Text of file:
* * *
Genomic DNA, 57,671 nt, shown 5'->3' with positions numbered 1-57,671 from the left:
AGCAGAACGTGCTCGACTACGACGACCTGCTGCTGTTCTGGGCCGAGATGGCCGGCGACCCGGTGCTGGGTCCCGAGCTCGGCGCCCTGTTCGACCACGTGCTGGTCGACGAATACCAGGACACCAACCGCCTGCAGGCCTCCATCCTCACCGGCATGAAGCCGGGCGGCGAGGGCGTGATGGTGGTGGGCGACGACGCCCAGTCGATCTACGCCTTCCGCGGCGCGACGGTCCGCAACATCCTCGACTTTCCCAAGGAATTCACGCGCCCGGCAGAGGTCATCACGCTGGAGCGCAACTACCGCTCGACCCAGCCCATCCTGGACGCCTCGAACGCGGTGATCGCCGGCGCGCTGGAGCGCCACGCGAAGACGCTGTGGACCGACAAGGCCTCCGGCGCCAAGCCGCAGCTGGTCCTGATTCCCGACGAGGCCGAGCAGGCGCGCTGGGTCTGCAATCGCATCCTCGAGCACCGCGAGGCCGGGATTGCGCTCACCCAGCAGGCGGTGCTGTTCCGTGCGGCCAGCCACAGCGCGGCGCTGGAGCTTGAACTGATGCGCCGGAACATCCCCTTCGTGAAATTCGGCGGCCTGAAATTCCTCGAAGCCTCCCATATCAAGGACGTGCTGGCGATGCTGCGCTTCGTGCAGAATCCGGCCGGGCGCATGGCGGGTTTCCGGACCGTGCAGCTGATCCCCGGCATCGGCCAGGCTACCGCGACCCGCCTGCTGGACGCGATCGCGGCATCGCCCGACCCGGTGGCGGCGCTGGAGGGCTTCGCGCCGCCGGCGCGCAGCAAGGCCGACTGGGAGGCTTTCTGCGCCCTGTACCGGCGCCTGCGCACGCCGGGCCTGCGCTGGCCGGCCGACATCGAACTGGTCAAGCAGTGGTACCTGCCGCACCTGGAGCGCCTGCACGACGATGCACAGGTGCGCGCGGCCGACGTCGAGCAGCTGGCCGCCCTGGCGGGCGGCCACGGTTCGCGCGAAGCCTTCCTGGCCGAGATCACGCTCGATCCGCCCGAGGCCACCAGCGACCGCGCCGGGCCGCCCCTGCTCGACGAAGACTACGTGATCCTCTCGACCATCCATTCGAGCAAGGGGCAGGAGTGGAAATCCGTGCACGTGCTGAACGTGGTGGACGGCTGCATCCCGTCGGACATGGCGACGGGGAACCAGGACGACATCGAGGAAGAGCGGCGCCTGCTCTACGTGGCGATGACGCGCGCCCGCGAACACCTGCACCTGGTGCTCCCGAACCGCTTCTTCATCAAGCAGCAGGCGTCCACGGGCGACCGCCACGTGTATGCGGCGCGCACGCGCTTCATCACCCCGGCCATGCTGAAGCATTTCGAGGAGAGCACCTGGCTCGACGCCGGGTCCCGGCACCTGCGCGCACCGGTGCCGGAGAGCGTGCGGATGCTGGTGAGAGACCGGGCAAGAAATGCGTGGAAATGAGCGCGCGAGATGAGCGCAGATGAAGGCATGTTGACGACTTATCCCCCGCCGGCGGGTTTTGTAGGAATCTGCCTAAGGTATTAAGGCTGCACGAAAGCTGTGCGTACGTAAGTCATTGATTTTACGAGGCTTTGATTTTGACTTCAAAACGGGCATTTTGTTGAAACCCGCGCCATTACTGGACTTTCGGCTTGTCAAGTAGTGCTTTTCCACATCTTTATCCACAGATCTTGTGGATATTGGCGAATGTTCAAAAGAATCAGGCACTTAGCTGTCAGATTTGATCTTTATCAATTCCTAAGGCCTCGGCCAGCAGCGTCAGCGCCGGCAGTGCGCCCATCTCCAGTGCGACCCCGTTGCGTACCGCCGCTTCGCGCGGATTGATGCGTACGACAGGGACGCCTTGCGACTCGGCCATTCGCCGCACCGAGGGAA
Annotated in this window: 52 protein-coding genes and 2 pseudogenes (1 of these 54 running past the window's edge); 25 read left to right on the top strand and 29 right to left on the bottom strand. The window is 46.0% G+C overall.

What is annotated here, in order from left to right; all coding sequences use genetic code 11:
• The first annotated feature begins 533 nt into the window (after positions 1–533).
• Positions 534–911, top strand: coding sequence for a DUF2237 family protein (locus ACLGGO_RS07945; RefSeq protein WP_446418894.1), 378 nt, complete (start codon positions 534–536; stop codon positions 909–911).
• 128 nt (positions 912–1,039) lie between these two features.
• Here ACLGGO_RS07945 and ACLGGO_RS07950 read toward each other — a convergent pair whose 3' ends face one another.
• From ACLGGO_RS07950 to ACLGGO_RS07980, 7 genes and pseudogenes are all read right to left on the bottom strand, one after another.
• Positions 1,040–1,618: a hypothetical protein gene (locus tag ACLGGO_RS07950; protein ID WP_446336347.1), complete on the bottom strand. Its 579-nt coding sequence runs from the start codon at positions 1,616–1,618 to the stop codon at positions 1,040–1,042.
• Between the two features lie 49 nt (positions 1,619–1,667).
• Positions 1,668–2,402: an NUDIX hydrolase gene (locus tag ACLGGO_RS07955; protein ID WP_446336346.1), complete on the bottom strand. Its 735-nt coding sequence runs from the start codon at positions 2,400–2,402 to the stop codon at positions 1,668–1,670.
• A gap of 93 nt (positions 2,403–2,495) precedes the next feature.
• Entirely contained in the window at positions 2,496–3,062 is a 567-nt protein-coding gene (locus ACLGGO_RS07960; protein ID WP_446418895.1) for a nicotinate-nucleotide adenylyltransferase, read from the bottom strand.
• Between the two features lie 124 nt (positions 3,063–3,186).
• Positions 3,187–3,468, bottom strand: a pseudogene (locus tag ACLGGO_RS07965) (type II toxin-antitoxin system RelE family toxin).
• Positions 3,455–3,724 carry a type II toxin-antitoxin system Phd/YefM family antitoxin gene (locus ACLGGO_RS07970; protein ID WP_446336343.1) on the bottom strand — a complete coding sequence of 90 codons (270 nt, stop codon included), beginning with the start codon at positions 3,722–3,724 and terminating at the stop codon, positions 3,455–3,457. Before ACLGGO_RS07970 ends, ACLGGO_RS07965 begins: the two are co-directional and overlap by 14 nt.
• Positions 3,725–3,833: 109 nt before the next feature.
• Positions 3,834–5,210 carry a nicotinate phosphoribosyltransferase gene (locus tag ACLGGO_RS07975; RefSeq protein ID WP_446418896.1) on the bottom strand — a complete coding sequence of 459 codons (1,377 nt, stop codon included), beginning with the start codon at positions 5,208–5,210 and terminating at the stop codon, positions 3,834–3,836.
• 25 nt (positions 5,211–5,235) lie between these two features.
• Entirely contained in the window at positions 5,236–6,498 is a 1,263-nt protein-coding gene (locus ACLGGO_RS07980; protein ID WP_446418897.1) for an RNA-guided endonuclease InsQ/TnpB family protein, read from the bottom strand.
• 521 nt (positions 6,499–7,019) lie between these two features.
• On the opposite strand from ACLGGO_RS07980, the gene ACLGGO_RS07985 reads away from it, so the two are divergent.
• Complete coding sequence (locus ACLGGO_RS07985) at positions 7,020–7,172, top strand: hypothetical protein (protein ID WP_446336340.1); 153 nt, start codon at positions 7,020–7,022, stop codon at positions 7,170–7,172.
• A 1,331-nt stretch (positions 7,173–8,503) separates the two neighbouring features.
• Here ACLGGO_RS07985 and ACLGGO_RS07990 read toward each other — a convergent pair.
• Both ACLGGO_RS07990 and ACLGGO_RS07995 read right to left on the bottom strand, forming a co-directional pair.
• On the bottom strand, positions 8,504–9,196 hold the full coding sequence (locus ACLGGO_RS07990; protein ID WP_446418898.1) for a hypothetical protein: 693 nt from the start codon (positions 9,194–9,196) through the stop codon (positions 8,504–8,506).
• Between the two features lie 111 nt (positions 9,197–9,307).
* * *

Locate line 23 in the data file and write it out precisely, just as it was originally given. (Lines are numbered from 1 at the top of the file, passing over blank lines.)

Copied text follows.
• On the opposite strand from ACLGGO_RS07980, the gene ACLGGO_RS07985 reads away from it, so the two are divergent.